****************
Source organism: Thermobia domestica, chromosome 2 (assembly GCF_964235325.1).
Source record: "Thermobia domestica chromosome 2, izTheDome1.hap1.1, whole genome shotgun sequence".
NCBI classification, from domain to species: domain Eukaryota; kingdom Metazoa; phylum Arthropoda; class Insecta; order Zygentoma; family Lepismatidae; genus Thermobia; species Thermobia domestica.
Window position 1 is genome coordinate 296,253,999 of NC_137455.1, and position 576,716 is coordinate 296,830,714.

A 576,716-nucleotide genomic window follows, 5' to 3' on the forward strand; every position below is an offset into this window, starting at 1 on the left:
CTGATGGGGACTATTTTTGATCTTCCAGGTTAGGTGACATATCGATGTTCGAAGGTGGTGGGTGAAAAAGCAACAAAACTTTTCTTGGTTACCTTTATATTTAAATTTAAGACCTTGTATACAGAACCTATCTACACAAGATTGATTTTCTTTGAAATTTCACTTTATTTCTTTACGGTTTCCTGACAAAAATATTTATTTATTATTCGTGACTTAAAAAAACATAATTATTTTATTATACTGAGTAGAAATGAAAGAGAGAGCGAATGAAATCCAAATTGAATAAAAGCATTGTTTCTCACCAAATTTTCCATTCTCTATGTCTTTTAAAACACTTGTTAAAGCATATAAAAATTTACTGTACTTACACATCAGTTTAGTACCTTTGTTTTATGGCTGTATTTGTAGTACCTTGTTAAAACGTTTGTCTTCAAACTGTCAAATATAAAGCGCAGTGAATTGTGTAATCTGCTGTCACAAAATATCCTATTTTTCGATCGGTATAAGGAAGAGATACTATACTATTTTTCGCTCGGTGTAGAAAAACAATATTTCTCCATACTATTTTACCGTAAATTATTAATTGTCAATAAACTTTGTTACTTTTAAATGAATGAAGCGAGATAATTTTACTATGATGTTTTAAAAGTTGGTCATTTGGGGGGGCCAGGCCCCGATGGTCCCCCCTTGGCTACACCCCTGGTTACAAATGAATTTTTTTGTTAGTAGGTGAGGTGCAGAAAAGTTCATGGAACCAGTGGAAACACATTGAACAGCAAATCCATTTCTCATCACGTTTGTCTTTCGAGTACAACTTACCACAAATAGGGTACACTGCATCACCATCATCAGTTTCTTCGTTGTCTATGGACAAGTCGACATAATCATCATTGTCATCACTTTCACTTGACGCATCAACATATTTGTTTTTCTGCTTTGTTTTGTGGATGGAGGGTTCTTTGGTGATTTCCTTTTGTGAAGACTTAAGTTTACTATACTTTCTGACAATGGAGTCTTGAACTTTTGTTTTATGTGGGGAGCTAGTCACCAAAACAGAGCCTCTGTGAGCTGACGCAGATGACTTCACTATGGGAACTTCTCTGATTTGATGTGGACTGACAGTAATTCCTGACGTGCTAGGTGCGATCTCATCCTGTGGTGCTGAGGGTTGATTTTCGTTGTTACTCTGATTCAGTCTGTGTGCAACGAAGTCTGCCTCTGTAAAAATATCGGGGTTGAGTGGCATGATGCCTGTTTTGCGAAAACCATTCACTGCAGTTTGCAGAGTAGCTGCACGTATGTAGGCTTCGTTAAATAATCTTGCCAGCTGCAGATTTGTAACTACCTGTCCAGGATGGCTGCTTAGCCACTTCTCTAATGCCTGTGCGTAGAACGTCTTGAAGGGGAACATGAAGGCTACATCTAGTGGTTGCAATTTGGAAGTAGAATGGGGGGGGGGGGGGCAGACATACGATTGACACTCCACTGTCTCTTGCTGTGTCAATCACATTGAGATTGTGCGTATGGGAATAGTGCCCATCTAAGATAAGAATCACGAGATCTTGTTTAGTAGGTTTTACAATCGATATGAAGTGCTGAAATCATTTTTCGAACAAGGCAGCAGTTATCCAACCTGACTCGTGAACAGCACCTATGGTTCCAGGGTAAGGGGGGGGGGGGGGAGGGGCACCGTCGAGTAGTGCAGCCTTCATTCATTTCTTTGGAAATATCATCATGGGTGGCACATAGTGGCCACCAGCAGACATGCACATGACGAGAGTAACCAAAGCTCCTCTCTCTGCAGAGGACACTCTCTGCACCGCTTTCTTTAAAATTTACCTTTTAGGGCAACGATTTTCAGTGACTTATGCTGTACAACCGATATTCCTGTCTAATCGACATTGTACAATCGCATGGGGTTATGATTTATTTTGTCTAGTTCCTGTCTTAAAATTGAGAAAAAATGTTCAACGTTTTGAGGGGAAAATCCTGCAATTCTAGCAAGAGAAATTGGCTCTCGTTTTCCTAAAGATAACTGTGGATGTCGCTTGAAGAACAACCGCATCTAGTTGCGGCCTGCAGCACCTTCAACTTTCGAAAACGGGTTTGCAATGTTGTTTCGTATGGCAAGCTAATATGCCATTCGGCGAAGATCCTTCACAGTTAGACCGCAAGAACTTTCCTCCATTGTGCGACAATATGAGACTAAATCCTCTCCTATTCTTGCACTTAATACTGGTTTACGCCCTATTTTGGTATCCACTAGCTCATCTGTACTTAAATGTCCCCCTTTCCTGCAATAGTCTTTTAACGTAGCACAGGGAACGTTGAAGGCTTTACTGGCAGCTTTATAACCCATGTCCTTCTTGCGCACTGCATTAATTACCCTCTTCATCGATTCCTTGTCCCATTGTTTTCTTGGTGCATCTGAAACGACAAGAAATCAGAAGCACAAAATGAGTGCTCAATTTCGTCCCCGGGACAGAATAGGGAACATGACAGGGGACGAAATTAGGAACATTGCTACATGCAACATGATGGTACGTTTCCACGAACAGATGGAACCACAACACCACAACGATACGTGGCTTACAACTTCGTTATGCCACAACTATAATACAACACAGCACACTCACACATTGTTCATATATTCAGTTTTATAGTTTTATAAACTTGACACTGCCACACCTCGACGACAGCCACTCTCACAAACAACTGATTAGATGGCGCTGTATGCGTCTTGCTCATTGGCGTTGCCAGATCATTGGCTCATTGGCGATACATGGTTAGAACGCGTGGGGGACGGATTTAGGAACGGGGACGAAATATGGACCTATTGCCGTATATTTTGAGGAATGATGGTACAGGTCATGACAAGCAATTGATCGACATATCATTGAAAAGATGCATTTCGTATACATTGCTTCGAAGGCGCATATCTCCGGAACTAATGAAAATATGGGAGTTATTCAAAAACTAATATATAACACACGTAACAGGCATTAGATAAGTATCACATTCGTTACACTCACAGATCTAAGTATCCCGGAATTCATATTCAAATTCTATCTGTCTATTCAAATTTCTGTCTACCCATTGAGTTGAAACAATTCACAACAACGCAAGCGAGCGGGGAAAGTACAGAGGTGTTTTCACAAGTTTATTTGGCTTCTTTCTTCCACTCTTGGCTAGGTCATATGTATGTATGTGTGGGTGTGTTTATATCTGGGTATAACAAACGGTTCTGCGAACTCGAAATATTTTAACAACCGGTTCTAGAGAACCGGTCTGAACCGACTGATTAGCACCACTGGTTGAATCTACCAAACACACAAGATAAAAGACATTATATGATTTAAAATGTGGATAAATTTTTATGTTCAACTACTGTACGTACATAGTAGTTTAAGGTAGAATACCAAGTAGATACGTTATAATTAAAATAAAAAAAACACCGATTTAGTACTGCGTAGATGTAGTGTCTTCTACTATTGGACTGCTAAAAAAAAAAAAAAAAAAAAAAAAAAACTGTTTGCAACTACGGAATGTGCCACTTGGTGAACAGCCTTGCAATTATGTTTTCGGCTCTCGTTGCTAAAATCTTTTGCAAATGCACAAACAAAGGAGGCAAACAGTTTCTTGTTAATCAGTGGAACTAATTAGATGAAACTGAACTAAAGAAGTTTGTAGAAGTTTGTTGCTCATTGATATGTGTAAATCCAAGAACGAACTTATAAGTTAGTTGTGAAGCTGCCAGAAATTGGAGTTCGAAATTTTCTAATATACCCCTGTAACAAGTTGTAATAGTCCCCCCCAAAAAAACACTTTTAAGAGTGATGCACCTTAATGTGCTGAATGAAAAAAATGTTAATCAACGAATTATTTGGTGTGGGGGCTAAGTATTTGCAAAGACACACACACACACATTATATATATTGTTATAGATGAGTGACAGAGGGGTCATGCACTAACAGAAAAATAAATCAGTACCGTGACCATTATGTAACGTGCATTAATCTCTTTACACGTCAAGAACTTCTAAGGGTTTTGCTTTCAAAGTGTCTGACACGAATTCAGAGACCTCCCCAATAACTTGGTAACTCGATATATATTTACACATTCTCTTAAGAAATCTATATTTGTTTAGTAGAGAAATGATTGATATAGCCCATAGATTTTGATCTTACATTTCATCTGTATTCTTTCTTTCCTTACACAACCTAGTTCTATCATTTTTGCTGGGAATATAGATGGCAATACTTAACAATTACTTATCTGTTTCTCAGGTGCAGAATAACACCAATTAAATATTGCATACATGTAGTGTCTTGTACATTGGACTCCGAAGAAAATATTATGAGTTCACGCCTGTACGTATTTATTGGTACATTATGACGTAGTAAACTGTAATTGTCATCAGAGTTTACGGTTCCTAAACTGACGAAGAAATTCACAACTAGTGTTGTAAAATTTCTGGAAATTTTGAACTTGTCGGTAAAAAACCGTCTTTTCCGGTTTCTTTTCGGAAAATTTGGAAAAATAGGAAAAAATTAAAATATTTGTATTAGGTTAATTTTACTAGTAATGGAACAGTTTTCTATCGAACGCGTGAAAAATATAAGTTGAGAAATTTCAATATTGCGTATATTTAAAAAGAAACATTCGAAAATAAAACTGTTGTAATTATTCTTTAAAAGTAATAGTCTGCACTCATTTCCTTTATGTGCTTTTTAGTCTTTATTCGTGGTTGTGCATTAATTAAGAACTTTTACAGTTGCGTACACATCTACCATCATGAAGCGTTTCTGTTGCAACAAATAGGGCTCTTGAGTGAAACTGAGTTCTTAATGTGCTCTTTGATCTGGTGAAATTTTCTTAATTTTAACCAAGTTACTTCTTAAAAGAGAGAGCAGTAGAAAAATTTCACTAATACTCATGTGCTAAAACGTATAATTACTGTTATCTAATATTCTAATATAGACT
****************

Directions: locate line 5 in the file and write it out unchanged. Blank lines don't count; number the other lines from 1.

A 576,716-nucleotide genomic window follows, 5' to 3' on the forward strand; every position below is an offset into this window, starting at 1 on the left: